Even with their backs against the wall, the Rays have not waivered. Their recent success has left them with a slim chance to contend for the wild card, but it represents an opportunity nonetheless. Besides the usual suspects in their lineup like Ben Zobrist and Evan Longoria, they’ve rode the back of rookie outfielder Kevin Kiermaier who has driven in 12 runs so far in this month, good for second on the team. Kiermaier, an Indiana native and former 31st round pick also has made a name for himself with several highlight reel catches since joining the Rays, including this one.

The Rays’ resolute month of July bares plenty of similarity to their 2013 campaign, in which they finished the same month with a season-high 21 wins. That streak allowed them to start August with a 64-44 record, a vastly superior record to their current one. An outside shot at a playoff berth is all they have, and the performance of their pitching staff will determine whether they stick around in September. If the current standings hold, Tampa Bay will fail to push their record over .500 for the first time since 2008, the rookie season of Price and Longoria.

Yankees in an unfamiliar spot

That just leaves the New York Yankees in the contending column. The perennial AL East juggernauts find themselves in an unfamiliar position at this point in the season. Their offense has proven inconsistent and has been constantly stymied by opposing pitchers. Despite an overhaul of their lineup in advance of 2014, their only player currently in the top 50 in WAR is outfielder Brett Gardner (3.7). He is well on his way to setting career highs most in major offensive categories, and has certainly rewarded the Yankees for their faith in him after he signed a contract extension this past offseason.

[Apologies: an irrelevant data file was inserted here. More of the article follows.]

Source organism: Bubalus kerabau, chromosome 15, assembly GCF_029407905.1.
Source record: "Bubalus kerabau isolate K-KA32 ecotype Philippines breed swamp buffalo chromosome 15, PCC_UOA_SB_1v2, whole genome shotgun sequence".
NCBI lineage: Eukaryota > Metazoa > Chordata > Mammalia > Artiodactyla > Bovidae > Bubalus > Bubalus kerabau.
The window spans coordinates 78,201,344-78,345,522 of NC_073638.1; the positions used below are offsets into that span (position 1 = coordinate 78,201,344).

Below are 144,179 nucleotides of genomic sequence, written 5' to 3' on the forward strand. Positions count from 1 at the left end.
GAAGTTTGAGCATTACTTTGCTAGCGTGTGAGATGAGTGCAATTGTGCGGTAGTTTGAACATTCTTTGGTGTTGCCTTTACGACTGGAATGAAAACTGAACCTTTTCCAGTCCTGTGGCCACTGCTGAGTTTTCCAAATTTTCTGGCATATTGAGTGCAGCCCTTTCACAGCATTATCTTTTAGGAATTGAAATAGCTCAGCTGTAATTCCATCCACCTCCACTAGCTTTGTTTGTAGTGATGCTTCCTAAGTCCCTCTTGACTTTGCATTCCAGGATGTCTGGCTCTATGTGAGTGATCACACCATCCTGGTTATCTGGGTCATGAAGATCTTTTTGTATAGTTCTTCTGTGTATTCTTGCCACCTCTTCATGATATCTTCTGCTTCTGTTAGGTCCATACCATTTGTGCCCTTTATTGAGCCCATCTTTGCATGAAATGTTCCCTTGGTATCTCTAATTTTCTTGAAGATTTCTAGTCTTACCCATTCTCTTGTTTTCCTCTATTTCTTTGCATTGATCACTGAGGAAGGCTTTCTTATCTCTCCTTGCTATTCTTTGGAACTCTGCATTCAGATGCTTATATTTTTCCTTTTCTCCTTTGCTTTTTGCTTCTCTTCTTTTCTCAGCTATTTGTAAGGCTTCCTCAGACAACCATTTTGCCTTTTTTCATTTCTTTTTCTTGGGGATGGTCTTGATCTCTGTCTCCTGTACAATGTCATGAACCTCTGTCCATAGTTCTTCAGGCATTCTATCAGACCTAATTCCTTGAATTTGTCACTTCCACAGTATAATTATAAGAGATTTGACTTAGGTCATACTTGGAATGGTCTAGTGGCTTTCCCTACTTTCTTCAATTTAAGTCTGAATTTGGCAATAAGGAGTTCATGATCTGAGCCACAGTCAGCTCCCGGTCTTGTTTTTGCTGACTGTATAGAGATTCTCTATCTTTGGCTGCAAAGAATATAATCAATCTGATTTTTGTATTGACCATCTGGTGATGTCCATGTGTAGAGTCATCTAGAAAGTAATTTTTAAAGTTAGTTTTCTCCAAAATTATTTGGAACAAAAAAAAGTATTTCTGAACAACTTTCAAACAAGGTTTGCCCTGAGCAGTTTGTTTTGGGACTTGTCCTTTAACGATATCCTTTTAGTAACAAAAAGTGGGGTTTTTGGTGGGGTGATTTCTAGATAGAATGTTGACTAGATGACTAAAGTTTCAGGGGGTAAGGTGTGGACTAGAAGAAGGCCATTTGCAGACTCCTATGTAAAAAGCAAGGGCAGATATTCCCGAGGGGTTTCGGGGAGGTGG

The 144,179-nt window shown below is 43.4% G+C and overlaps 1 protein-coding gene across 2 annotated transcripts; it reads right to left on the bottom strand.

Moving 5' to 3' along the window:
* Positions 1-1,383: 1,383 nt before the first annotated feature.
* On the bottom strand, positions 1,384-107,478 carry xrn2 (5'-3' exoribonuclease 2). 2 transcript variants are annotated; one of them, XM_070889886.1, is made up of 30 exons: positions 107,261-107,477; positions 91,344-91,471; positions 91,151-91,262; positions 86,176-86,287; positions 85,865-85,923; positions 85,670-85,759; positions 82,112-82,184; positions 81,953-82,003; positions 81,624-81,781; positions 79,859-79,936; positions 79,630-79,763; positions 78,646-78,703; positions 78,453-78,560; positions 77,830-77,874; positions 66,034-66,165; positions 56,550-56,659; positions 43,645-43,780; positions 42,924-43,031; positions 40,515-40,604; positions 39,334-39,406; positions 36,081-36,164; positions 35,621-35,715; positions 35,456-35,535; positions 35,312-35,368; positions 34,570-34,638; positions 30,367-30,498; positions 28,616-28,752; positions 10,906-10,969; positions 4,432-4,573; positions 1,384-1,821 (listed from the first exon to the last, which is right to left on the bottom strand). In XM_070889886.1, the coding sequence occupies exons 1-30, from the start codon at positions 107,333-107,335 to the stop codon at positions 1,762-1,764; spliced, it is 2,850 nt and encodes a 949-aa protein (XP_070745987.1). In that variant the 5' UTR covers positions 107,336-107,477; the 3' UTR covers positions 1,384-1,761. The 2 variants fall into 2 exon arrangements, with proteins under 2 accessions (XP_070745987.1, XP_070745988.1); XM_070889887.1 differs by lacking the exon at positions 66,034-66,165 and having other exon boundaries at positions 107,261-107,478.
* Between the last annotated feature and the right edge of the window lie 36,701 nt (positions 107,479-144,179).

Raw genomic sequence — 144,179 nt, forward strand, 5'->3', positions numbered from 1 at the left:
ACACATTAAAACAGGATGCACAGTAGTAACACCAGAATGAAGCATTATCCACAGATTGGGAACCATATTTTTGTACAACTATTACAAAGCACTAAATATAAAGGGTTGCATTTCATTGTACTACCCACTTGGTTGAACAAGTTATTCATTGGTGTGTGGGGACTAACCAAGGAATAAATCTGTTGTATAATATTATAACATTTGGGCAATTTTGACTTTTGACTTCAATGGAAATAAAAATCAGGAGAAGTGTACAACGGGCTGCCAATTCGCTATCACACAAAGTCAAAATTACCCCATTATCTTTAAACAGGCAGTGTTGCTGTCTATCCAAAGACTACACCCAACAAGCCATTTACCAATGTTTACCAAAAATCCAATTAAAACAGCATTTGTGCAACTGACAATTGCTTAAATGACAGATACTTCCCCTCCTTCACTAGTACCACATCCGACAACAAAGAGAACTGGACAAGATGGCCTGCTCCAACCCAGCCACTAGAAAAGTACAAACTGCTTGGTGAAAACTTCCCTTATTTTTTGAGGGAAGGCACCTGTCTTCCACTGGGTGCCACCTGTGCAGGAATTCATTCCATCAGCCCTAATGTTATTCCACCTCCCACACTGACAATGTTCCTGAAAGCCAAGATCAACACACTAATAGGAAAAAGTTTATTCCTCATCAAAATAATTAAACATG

Keeping New York in flux is the ongoing scenario surrounding their ace Mashiro Tanaka. An injury to his UCL ligament could derail his rookie season, which has the potential to elevate him to Cy Young status. His first 18 starts proved all of his preseason hype true. Tanaka’s dominance can be attributed to his pinpoint control and nasty arsenal of pitches. He’s walked only 19 batters and allowed just 15 home runs demonstrating his remarkably short learning curve. The Yankees need Tanaka back if they want to make the postseason as he gives them a chance to win every time he makes a start.

Trade deadline is key

Trade deadline and August acquisitions could decide what the AL East looks like at season’s end, as all of the contenders have glaring needs in their starting rotations. Baltimore can offer the most attractive package containing blue-chip prospects like Kevin Gausman, Dylan Bundy, and Hunter Harvey, but they’ve been reluctant to part with them thus far. The Yankees and Blue Jays are more limited in terms of what they can offer a rebuilding team from their farm systems, but other moves are not out of the realm of possibility.

The way it looks right now the Orioles seem like the favorites to win the division, but the Blue Jays are playing terrific baseball and will keep it interesting. This division won’t be decided until the final week of September, and the team that misses out has a prime chance to capture the second wild card berth. The Yankees have been much improved since returning from the All-Star break, but need to win more games at home if they want to close the gap. Their season could come down to their final 20 games, all against AL East opponents and 11 of them in the Bronx.